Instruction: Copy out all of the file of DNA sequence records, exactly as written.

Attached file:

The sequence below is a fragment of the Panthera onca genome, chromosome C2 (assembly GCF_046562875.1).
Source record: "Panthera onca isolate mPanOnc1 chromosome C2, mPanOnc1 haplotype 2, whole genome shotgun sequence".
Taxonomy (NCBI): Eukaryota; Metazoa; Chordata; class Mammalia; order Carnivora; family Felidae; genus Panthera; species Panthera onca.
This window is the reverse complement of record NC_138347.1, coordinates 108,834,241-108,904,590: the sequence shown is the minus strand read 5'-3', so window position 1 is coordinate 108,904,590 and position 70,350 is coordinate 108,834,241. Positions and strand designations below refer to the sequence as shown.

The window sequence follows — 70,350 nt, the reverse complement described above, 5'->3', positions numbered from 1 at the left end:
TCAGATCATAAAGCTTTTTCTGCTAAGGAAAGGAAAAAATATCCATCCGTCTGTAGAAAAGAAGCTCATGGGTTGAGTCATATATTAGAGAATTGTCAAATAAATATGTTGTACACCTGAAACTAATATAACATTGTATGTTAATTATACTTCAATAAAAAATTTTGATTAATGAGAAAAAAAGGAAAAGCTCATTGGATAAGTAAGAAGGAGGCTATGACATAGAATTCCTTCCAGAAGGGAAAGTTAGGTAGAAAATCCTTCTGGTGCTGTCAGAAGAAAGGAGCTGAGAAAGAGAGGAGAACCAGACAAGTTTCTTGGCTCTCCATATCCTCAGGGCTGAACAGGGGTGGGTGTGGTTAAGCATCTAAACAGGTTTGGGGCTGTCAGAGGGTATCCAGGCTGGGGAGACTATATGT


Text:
The sequence below is a fragment of the Panthera onca genome, chromosome C2 (assembly GCF_046562875.1).
Source record: "Panthera onca isolate mPanOnc1 chromosome C2, mPanOnc1 haplotype 2, whole genome shotgun sequence".
Taxonomy (NCBI): Eukaryota; Metazoa; Chordata; class Mammalia; order Carnivora; family Felidae; genus Panthera; species Panthera onca.
This window is the reverse complement of record NC_138347.1, coordinates 108,834,241-108,904,590: the sequence shown is the minus strand read 5'-3', so window position 1 is coordinate 108,904,590 and position 70,350 is coordinate 108,834,241. Positions and strand designations below refer to the sequence as shown.

The window sequence follows — 70,350 nt, the reverse complement described above, 5'->3', positions numbered from 1 at the left end:
TCAGATCATAAAGCTTTTTCTGCTAAGGAAAGGAAAAAATATCCATCCGTCTGTAGAAAAGAAGCTCATGGGTTGAGTCATATATTAGAGAATTGTCAAATAAATATGTTGTACACCTGAAACTAATATAACATTGTATGTTAATTATACTTCAATAAAAAATTTTGATTAATGAGAAAAAAAGGAAAAGCTCATTGGATAAGTAAGAAGGAGGCTATGACATAGAATTCCTTCCAGAAGGGAAAGTTAGGTAGAAAATCCTTCTGGTGCTGTCAGAAGAAAGGAGCTGAGAAAGAGAGGAGAACCAGACAAGTTTCTTGGCTCTCCATATCCTCAGGGCTGAACAGGGGTGGGTGTGGTTAAGCATCTAAACAGGTTTGGGGCTGTCAGAGGGTATCCAGGCTGGGGAGACTATATGT